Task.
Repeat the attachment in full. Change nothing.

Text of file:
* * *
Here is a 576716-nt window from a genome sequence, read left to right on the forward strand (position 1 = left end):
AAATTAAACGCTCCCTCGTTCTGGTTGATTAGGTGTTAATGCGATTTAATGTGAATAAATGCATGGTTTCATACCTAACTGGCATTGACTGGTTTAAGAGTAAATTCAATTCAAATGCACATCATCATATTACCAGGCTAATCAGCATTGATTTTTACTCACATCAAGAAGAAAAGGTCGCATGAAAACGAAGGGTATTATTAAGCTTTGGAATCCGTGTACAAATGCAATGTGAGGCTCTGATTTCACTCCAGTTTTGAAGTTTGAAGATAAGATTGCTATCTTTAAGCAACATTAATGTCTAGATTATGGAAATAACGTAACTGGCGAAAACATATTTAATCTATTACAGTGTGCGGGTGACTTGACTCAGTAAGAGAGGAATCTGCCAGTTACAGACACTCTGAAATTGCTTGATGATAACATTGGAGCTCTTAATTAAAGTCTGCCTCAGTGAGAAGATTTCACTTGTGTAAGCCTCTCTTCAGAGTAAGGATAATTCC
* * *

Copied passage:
Here is a 576716-nt window from a genome sequence, read left to right on the forward strand (position 1 = left end):
AAATTAAACGCTCCCTCGTTCTGGTTGATTAGGTGTTAATGCGATTTAATGTGAATAAATGCATGGTTTCATACCTAACTGGCATTGACTGGTTTAAGAGTAAATTCAATTCAAATGCACATCATCATATTACCAGGCTAATCAGCATTGATTTTTACTCACATCAAGAAGAAAAGGTCGCATGAAAACGAAGGGTATTATTAAGCTTTGGAATCCGTGTACAAATGCAATGTGAGGCTCTGATTTCACTCCAGTTTTGAAGTTTGAAGATAAGATTGCTATCTTTAAGCAACATTAATGTCTAGATTATGGAAATAACGTAACTGGCGAAAACATATTTAATCTATTACAGTGTGCGGGTGACTTGACTCAGTAAGAGAGGAATCTGCCAGTTACAGACACTCTGAAATTGCTTGATGATAACATTGGAGCTCTTAATTAAAGTCTGCCTCAGTGAGAAGATTTCACTTGTGTAAGCCTCTCTTCAGAGTAAGGATAATTCC